‘Ted Lasso’ has one of the best first seasons of TV in years

Dozens, if not hundreds, of new shows debut every year now. That might be hyperbole, but it certainly feels true. Every network has original programming now, and so does every streaming service. Everyone needs to offer unique content, and they’re all spending millions of dollars to make their films and series stand out.

It’s amazing then that all they had to do was be nice.

Ted Lasso, the new series from AppleTV+, concludes its first season today. The series has become one of my favourite things of the year and it did so not by being dark, or edgy, or cynical, but by being positive, uplifting, and relentlessly good-hearted.

Led by Jason Sudeikis, the show begins with an American college football coach arriving in England to coach a premiership football team. He’s out of his league, out of his depth, and coaching a sport he doesn’t even fully understand. Yes, he’s coaching soccer, and yes I am going to continue calling it by its proper name.

The team he arrives to coach, AFC Richmond, is one in shambles. Rebecca (Hannah Waddingham), the newly divorced owner wants to run the club into the ground to punish the philandering ex-husband she acquired the team from. The squad itself is a divided one, with ageing former superstar Roy Kent (Brett Goldstein) on one side of the locker room and cocky up and coming star Jamie Tartt (Phil Dunster) on the other, and every other archetype in between, including Keeley Jones (Juno Temple), a model and girlfriend of Tartt.

Phil Dunster and Brett Goldstein, Ted Lasso
Phil Dunster as Jamie Tartt and Brett Goldstein s Roy Kent, Ted Lasso

Everyone in Richmond is either angry or resigned. With this setup, many shows or film start with an invigorating speech designed to lift everyone’s spirits. Ted begins by fixing the water pressure in the showers, by bringing Rebecca cookies each morning, and by engaging with not only every member of the team but everyone in the community as well.

And this is the charm of the character and the show. Ted shows genuine, unironic interest in everyone he meets. Whether it’s his star player or the young girl who kicks a ball around in the park, he wants to know them. Not just their name, but know who they are and what they aspire to. He doesn’t have a catchphrase per se, but it might as well be “I appreciate you” which he says to almost everyone that does anything. “Congratulations,” he says to a reporter and a waiter he has just introduced to one another, “you both just met a cool person.”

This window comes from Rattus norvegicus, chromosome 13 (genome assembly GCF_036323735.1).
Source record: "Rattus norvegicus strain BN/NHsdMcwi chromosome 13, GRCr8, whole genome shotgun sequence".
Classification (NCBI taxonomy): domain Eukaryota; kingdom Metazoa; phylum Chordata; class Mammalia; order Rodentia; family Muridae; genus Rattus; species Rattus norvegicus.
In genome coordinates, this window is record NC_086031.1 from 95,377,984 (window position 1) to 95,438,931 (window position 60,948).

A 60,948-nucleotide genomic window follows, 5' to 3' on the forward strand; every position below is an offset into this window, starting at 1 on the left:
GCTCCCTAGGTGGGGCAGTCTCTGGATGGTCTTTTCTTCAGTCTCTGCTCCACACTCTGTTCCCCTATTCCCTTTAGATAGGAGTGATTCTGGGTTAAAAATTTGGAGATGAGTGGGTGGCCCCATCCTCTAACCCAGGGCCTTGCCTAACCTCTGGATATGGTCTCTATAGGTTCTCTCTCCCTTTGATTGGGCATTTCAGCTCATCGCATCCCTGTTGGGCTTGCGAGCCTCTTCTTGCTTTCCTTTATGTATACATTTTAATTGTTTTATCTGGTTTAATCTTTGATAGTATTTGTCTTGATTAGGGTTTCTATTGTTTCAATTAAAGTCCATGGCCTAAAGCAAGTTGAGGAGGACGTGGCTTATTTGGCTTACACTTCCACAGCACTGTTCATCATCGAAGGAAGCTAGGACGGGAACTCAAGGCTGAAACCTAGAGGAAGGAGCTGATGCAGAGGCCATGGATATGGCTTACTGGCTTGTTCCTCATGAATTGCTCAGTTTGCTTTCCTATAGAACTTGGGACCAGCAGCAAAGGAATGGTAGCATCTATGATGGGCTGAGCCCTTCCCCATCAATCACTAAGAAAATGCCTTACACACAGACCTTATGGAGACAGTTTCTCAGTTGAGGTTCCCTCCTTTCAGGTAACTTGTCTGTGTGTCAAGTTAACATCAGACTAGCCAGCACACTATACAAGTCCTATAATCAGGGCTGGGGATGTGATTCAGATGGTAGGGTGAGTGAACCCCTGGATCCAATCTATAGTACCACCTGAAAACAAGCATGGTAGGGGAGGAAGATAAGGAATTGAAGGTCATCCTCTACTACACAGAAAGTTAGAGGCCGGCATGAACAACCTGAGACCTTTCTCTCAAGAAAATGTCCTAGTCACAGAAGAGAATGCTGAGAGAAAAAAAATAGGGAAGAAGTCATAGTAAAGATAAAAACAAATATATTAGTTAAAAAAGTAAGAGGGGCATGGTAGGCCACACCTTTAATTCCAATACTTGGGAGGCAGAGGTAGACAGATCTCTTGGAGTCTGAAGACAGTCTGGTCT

Similarly, Ted looking for talent everywhere pays off too. There’s a lovely moment in episode three where he uses a play designed by the kit man Nathan (Nick Mohammed) and then rechristens him “Nate the Great”, recognising that Nate has probably forgotten more about football than he will ever know.

Nick Mohammed, Jason Sudeikis, and Brendan Hunt, Ted Lasso
Nick Mohammed as Nate, Jason Sudeikis as Ted Lasso, and Brendan Hunt as Coach Beard, Ted Lasso

All of this good-naturedness from Ted, with support from his friend and confidant Coach Beard (who is hilariously played by Brendan Hunt) of course, ends up rubbing off on the entire community. Yes, everyone who is set up to have an arc in the show gets a boost from Ted, who in one episode states that his measure of success isn’t a count of wins and losses, but in helping the men in his charge become the best versions of themselves.

Ted is like Captain America, in that he shows up and the world changes around him and his implacable optimism, which makes the revelation that he is having marital problems all the more meaningful. There are problems he can’t fix, and the resolution to that storyline is beautiful too and requires more from Sudeikis than you’d expect a show like to ask.

2020 has been a bad year. Between the political, economic, social, healthcare, and ecological disasters that are playing out in the world in real time there hasn’t been that many rays of light. Ted Lasso is a ray of light. It might be the 2020 of it all speaking, but I really needed Ted Lasso this month and this year. The show brings a smile to my face each time I watch it (and I have watched all 10 episodes now, twice), even when its not trying to make my laugh. I hope they throw all the awards at Jason Sudeikis for his performance.

There are ten episodes in the first season of Ted Lasso, each a half-hour in length. That’s the kind of feel-good storytelling you can also conceivably binge in a single night if you get into it, and I have a hard time imagining that you wouldn’t get into it. Ted Lasso is one of the best new shows in years, it has already renewed for a second season, and you should definitely watch it.

Ted Lasso on AppleTV+